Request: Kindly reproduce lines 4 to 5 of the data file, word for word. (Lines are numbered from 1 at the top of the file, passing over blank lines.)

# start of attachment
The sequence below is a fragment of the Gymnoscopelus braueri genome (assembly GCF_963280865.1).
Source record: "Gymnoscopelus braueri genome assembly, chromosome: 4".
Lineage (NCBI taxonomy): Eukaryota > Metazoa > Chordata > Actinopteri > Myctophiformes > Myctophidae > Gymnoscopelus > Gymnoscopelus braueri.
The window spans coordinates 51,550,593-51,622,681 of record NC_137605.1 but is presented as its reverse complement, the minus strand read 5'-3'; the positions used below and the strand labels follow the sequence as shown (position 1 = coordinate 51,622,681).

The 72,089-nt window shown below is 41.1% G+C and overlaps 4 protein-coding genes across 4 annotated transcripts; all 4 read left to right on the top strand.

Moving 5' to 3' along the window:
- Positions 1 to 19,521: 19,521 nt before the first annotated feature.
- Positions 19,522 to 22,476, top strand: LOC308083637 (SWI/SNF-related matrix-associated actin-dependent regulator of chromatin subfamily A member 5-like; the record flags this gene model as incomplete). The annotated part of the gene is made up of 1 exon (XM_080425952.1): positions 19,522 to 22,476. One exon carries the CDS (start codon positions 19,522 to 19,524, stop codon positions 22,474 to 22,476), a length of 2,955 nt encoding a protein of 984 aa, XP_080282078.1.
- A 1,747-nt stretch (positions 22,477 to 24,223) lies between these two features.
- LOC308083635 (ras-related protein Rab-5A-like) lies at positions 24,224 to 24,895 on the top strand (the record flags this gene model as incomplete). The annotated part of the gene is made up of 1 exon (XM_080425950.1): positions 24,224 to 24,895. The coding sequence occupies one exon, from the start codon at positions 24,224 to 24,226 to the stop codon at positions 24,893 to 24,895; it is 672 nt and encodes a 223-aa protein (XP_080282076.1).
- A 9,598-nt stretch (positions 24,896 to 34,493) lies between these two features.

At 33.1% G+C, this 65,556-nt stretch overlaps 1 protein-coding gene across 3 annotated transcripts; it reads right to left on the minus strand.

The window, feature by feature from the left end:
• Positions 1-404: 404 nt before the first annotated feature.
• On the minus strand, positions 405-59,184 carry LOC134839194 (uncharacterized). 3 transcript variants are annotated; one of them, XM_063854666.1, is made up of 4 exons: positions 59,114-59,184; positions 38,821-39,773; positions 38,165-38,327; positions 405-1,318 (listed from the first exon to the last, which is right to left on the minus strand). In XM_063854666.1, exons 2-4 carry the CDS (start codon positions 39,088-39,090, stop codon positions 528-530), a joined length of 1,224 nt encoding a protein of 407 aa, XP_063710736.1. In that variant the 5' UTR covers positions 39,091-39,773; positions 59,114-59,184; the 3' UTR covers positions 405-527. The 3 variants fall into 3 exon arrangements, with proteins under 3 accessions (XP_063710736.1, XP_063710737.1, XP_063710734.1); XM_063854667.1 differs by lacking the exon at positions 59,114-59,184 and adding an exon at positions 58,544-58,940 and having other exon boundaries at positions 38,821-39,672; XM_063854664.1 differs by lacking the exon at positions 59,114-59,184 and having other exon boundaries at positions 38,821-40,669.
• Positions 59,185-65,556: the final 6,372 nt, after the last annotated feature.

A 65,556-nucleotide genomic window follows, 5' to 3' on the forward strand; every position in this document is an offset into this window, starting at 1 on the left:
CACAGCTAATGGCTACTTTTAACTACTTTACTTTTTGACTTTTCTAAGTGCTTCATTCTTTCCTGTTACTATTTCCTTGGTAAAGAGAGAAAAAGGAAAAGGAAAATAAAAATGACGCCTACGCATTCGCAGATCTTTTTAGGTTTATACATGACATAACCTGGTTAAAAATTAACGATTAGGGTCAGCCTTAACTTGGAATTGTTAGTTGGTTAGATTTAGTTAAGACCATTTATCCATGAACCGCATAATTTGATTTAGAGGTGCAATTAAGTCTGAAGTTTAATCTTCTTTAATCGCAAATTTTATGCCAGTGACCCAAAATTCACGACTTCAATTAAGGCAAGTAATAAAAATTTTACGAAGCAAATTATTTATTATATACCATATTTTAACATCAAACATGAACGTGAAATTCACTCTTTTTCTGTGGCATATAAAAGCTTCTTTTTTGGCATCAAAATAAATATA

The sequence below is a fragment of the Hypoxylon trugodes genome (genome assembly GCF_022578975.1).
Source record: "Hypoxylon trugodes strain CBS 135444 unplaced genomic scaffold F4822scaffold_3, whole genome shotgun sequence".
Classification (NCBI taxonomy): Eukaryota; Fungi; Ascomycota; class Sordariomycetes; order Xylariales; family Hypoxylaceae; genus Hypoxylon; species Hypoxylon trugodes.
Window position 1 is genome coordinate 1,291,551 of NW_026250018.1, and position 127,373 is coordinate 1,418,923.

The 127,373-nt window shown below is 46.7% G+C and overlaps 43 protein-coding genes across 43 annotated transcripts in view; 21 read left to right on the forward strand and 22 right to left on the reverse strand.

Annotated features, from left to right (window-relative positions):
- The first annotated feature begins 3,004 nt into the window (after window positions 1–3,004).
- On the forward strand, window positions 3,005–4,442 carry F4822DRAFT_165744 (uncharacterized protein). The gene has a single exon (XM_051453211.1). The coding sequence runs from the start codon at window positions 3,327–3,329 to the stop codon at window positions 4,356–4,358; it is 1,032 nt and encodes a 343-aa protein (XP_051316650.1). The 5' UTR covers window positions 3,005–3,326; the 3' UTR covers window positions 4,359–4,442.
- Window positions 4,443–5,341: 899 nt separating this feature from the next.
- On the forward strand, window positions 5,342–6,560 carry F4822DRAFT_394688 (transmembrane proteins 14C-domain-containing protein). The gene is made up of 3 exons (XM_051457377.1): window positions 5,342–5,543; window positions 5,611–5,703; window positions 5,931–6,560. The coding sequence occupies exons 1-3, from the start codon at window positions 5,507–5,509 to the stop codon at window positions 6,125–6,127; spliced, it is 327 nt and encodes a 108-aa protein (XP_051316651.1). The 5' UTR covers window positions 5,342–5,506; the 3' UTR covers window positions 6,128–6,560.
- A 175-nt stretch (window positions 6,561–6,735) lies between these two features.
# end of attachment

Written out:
The window spans coordinates 51,550,593-51,622,681 of record NC_137605.1 but is presented as its reverse complement, the minus strand read 5'-3'; the positions used below and the strand labels follow the sequence as shown (position 1 = coordinate 51,622,681).

The 72,089-nt window shown below is 41.1% G+C and overlaps 4 protein-coding genes across 4 annotated transcripts; all 4 read left to right on the top strand.